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The Piececlopedia is intended as a scholarly reference concerning the history and naming conventions of pieces used in Chess variants. But it is not a set of standards concerning what you must call pieces in newly invented games.

Piececlopedia: FAD / War Elephant

Historical notes

The FAD is a combination chess piece used by Ralph Betza in his game Chess with Different Armies. The name comes from the description of its movement capabilities in Betza notation.

More recent inventions using this piece, such as Lemurian Shatranj, have used the name War Elephant.


The FAD has the combined movement of the Ferz, the Alfil, and the Dabbabah, i.e., it can move one square diagonally, or it can jump exactly two squares horizontally, vertically or diagonally, where the square passed by may be empty or occupied.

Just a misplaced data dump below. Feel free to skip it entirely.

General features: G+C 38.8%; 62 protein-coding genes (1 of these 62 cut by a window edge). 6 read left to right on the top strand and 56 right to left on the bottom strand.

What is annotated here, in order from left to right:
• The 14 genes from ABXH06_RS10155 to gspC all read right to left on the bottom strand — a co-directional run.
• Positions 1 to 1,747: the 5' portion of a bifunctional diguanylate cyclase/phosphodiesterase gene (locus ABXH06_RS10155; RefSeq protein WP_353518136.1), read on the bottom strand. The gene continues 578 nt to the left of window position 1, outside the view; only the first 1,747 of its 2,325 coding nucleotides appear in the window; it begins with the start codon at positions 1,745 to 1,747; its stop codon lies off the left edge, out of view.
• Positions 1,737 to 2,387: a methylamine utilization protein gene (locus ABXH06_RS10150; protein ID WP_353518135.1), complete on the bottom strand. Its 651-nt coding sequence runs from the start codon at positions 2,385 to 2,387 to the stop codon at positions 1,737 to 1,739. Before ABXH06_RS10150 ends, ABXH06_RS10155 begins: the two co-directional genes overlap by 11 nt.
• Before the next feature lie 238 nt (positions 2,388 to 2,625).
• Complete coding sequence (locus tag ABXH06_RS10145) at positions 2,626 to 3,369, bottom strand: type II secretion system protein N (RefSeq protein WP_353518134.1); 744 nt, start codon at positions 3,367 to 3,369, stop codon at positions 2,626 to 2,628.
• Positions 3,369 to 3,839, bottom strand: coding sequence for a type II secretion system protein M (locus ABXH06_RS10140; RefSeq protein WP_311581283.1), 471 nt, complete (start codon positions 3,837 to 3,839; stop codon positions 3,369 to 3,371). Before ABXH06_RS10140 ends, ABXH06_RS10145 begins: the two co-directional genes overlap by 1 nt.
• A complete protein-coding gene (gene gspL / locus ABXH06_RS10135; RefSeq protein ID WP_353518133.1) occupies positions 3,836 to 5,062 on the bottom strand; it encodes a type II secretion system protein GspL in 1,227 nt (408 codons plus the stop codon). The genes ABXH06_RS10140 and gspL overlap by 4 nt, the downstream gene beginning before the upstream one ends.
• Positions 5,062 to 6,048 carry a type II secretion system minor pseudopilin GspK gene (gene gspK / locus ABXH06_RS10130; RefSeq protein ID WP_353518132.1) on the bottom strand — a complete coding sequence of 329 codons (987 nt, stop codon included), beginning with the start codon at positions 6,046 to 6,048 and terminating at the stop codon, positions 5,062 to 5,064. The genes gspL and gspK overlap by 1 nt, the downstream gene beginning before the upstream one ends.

Movement Diagriam


Due to its color binding a FAD cannot inflict checkmate on a rectangular board with only assistance of its own King, and is thus a minor piece, depite its Rook-like value. A pair of them on unlike square shades can very easily force checkmate, even without help of their own King. The FAD is a 'potent' minor, being able to switch its attack two steps along an orthogonal, which is a property that allows a piece to checkmate in combination with any other piece that can roam the entire board, in the corner of the shade it is on. The FAD is so strong, though, that it can also force mates along the edge. You can practice this here.

This is an item in the Piececlopedia: an overview of different (fairy) chess pieces.
Written by Hans Bodlaender. Updated by Greg Strong and H.G.Muller.
WWW page created: 2001-02-19.
WWW page updated: 2023-02-07.